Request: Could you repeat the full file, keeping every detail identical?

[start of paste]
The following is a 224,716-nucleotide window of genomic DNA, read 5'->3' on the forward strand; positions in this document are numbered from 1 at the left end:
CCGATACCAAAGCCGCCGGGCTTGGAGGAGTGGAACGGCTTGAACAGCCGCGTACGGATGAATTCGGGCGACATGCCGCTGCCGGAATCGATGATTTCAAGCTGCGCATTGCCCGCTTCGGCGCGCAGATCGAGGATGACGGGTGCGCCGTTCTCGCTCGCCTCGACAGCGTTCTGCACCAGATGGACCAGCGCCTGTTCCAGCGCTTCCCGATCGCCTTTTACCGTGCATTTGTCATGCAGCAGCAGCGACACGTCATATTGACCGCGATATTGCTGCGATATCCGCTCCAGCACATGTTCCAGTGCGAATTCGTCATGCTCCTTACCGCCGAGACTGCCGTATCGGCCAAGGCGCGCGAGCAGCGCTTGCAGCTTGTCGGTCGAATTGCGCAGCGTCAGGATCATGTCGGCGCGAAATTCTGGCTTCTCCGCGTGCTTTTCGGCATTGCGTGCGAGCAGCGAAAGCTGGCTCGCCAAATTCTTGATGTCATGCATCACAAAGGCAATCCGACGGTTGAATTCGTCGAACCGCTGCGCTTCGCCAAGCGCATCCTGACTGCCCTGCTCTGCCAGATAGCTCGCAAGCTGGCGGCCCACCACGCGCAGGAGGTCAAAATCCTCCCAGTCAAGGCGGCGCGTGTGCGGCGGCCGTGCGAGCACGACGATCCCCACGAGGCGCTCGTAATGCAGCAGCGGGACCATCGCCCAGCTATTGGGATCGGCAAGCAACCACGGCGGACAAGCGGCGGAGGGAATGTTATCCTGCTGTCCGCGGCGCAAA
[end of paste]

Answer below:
The following is a 224,716-nucleotide window of genomic DNA, read 5'->3' on the forward strand; positions in this document are numbered from 1 at the left end:
CCGATACCAAAGCCGCCGGGCTTGGAGGAGTGGAACGGCTTGAACAGCCGCGTACGGATGAATTCGGGCGACATGCCGCTGCCGGAATCGATGATTTCAAGCTGCGCATTGCCCGCTTCGGCGCGCAGATCGAGGATGACGGGTGCGCCGTTCTCGCTCGCCTCGACAGCGTTCTGCACCAGATGGACCAGCGCCTGTTCCAGCGCTTCCCGATCGCCTTTTACCGTGCATTTGTCATGCAGCAGCAGCGACACGTCATATTGACCGCGATATTGCTGCGATATCCGCTCCAGCACATGTTCCAGTGCGAATTCGTCATGCTCCTTACCGCCGAGACTGCCGTATCGGCCAAGGCGCGCGAGCAGCGCTTGCAGCTTGTCGGTCGAATTGCGCAGCGTCAGGATCATGTCGGCGCGAAATTCTGGCTTCTCCGCGTGCTTTTCGGCATTGCGTGCGAGCAGCGAAAGCTGGCTCGCCAAATTCTTGATGTCATGCATCACAAAGGCAATCCGACGGTTGAATTCGTCGAACCGCTGCGCTTCGCCAAGCGCATCCTGACTGCCCTGCTCTGCCAGATAGCTCGCAAGCTGGCGGCCCACCACGCGCAGGAGGTCAAAATCCTCCCAGTCAAGGCGGCGCGTGTGCGGCGGCCGTGCGAGCACGACGATCCCCACGAGGCGCTCGTAATGCAGCAGCGGGACCATCGCCCAGCTATTGGGATCGGCAAGCAACCACGGCGGACAAGCGGCGGAGGGAATGTTATCCTGCTGTCCGCGGCGCAAA